Painting the real financial portrait of students at the University

Although Ryan Weber’s article, “Remember UI’s financial diversity” made strong points about financial independence, he also made unfair assumptions. Weber wrote, “ … but generally, the majority of students here are from middle to upper-middle class white families from the Chicago suburbs who have never seriously thought about money.” This is an unfair assessment of the student body, as I’m sure Weber has not met the “majority” of these white students from the suburbs and studied their financial situations. This assumption is offensive and unnecessary. Just because it is trendy to wear The North Face jackets and TOMS shoes, Weber lacks the insight that perhaps these students with higher end clothing purchased it themselves.

I took offense to Weber’s article as I come from a middle class, white family in the Chicago suburbs who cannot identify with Weber’s unfair assumptions. Money has always been of great concern to me due to financial hardships. I have held a job on campus, as well as a summer job, to attempt to gain some financial independence of my own. I own “nice” things that I purchased for myself, but in no way do these material possessions depict the story of my financial background. I personally know other “white families from the Chicago suburbs” who identify with similar situations. What does race have to do with this anyway? According to the Department of Numbers, statistics show that 8 percent of Caucasians have faced unemployment as of September 2011 while 16 percent of African Americans and 7.8 percent of Asians have faced the same. If Weber wants to argue race, he should boast about how Asians on campus are wealthy since he made the same generalization about the University’s white population.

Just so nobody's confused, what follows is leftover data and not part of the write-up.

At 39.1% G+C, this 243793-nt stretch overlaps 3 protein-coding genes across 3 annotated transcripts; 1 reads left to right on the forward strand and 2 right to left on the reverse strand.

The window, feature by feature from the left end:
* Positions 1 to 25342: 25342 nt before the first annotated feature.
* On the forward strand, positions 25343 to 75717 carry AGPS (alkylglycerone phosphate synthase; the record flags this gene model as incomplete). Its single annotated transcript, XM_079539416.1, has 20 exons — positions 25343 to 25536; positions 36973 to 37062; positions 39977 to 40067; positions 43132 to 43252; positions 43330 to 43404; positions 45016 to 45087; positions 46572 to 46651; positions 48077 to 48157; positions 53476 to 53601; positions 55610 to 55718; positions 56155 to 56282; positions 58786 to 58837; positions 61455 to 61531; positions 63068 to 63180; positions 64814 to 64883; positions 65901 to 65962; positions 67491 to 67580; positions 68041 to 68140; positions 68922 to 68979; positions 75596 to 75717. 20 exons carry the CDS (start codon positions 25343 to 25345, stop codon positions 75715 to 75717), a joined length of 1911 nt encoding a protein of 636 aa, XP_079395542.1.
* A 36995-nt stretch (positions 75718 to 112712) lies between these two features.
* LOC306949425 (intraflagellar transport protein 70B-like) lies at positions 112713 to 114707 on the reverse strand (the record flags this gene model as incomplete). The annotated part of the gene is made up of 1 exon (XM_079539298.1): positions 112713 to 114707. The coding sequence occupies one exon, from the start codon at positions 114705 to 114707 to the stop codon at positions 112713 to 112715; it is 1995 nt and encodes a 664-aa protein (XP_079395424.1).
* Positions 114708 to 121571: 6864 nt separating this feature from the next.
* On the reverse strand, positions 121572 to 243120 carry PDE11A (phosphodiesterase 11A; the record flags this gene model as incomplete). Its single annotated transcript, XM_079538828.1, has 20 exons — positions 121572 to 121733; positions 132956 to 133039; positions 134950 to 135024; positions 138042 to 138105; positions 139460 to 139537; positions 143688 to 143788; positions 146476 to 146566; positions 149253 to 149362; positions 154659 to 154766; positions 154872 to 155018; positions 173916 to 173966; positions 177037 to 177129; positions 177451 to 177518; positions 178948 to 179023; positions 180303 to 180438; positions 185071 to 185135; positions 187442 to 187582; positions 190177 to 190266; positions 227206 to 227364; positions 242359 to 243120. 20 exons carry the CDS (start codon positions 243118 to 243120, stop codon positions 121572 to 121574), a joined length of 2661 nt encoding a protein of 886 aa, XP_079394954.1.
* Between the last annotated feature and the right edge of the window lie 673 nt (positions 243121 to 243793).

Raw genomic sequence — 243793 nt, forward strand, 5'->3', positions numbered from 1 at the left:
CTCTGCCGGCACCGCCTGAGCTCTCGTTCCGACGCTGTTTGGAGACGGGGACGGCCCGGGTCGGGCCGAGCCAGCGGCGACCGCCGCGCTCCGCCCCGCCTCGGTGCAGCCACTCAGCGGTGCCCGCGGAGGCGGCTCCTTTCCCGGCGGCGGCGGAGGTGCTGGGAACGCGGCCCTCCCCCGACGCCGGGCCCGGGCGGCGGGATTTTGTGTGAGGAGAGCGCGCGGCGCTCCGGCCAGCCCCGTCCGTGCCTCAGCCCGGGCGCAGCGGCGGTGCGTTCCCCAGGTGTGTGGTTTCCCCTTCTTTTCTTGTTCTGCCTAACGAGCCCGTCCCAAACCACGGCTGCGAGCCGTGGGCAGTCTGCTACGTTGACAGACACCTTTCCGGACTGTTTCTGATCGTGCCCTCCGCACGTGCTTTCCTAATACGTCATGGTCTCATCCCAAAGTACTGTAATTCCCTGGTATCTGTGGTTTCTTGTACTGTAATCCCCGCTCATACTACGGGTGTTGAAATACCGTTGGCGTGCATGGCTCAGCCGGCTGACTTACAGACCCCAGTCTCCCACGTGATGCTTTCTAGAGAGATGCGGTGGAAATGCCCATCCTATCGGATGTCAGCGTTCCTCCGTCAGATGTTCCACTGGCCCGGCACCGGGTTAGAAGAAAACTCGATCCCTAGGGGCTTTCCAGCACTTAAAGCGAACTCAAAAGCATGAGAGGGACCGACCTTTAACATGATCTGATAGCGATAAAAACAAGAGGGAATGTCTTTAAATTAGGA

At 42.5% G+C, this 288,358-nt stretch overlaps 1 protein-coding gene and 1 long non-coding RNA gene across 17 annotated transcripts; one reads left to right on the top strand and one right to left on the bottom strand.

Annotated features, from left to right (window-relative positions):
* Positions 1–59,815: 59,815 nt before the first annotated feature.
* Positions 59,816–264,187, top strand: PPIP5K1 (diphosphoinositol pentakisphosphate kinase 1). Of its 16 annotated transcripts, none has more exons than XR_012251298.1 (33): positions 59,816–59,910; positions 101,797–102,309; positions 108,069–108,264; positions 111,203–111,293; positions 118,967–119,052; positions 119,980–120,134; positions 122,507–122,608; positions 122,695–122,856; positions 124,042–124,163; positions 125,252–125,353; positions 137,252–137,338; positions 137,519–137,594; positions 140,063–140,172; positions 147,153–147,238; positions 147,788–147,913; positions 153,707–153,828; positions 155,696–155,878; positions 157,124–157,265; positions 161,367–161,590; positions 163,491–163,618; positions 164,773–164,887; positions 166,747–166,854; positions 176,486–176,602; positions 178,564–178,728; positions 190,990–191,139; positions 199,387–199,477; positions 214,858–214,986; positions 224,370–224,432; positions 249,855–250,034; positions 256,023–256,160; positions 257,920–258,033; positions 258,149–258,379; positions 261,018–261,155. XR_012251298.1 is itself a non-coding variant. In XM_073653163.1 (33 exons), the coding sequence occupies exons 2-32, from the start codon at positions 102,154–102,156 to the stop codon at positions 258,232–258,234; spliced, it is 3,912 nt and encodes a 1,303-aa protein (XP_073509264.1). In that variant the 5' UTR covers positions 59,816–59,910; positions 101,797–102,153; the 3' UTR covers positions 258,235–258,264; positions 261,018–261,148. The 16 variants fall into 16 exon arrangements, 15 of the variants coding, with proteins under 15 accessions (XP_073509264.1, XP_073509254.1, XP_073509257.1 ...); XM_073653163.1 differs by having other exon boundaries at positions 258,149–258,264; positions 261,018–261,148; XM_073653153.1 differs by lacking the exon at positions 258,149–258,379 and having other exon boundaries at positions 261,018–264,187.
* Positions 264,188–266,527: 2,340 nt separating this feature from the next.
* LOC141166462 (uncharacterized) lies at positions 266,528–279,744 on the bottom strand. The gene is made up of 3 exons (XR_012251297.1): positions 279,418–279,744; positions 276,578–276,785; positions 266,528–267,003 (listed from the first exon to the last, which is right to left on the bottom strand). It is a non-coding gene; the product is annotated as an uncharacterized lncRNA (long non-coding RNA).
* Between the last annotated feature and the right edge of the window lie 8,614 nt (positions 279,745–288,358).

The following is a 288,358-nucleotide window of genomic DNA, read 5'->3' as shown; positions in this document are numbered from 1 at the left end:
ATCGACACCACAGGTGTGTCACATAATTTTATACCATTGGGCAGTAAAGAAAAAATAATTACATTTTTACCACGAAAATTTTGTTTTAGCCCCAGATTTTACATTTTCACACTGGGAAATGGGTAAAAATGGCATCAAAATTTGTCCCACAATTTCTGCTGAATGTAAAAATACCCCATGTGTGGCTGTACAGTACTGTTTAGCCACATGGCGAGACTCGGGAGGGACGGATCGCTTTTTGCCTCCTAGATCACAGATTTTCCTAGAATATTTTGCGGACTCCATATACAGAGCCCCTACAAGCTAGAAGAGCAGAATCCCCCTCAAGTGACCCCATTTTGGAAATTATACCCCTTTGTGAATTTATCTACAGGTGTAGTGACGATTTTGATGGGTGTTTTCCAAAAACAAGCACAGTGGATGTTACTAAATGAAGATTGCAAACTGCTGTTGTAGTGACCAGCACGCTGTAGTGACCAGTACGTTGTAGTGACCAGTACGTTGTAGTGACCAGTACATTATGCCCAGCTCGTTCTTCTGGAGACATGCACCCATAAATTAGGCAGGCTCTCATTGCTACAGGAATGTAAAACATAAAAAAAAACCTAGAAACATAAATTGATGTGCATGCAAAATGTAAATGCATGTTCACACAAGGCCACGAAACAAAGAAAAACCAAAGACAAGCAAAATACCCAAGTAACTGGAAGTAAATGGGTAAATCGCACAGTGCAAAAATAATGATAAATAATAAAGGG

Weber’s article may touch on some fantastic points about financial independence, but he needs to take his own advice and brush up on his understanding of U of I’s financial diversity.

*Dana Bronstein,*

senior in ACES